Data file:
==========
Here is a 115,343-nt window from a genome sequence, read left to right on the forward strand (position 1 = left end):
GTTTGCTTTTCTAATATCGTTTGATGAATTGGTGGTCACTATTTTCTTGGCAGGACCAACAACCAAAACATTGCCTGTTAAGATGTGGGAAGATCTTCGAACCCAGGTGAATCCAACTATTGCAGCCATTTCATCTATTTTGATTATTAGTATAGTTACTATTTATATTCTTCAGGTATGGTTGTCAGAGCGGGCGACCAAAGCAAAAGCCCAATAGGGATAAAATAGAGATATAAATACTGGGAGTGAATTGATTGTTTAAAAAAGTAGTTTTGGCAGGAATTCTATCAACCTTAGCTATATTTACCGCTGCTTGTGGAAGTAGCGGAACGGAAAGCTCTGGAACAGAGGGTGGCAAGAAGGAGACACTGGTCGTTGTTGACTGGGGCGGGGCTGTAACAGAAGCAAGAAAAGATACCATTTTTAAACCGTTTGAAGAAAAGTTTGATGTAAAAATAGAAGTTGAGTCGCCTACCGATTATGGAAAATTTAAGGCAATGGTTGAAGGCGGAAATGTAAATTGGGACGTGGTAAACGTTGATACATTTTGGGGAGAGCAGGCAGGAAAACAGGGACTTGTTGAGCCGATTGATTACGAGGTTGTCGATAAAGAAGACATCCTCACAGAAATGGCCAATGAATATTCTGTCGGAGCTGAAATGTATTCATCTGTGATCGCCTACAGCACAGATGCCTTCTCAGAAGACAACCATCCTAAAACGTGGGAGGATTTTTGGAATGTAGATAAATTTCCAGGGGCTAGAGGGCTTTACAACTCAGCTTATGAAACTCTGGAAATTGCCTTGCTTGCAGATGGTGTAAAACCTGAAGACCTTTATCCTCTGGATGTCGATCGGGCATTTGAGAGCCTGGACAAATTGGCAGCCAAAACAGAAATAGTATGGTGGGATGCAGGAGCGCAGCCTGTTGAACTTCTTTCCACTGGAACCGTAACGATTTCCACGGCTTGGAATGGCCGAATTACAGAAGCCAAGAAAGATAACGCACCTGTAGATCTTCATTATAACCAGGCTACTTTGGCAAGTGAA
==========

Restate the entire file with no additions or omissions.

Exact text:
Here is a 115,343-nt window from a genome sequence, read left to right on the forward strand (position 1 = left end):
GTTTGCTTTTCTAATATCGTTTGATGAATTGGTGGTCACTATTTTCTTGGCAGGACCAACAACCAAAACATTGCCTGTTAAGATGTGGGAAGATCTTCGAACCCAGGTGAATCCAACTATTGCAGCCATTTCATCTATTTTGATTATTAGTATAGTTACTATTTATATTCTTCAGGTATGGTTGTCAGAGCGGGCGACCAAAGCAAAAGCCCAATAGGGATAAAATAGAGATATAAATACTGGGAGTGAATTGATTGTTTAAAAAAGTAGTTTTGGCAGGAATTCTATCAACCTTAGCTATATTTACCGCTGCTTGTGGAAGTAGCGGAACGGAAAGCTCTGGAACAGAGGGTGGCAAGAAGGAGACACTGGTCGTTGTTGACTGGGGCGGGGCTGTAACAGAAGCAAGAAAAGATACCATTTTTAAACCGTTTGAAGAAAAGTTTGATGTAAAAATAGAAGTTGAGTCGCCTACCGATTATGGAAAATTTAAGGCAATGGTTGAAGGCGGAAATGTAAATTGGGACGTGGTAAACGTTGATACATTTTGGGGAGAGCAGGCAGGAAAACAGGGACTTGTTGAGCCGATTGATTACGAGGTTGTCGATAAAGAAGACATCCTCACAGAAATGGCCAATGAATATTCTGTCGGAGCTGAAATGTATTCATCTGTGATCGCCTACAGCACAGATGCCTTCTCAGAAGACAACCATCCTAAAACGTGGGAGGATTTTTGGAATGTAGATAAATTTCCAGGGGCTAGAGGGCTTTACAACTCAGCTTATGAAACTCTGGAAATTGCCTTGCTTGCAGATGGTGTAAAACCTGAAGACCTTTATCCTCTGGATGTCGATCGGGCATTTGAGAGCCTGGACAAATTGGCAGCCAAAACAGAAATAGTATGGTGGGATGCAGGAGCGCAGCCTGTTGAACTTCTTTCCACTGGAACCGTAACGATTTCCACGGCTTGGAATGGCCGAATTACAGAAGCCAAGAAAGATAACGCACCTGTAGATCTTCATTATAACCAGGCTACTTTGGCAAGTGAA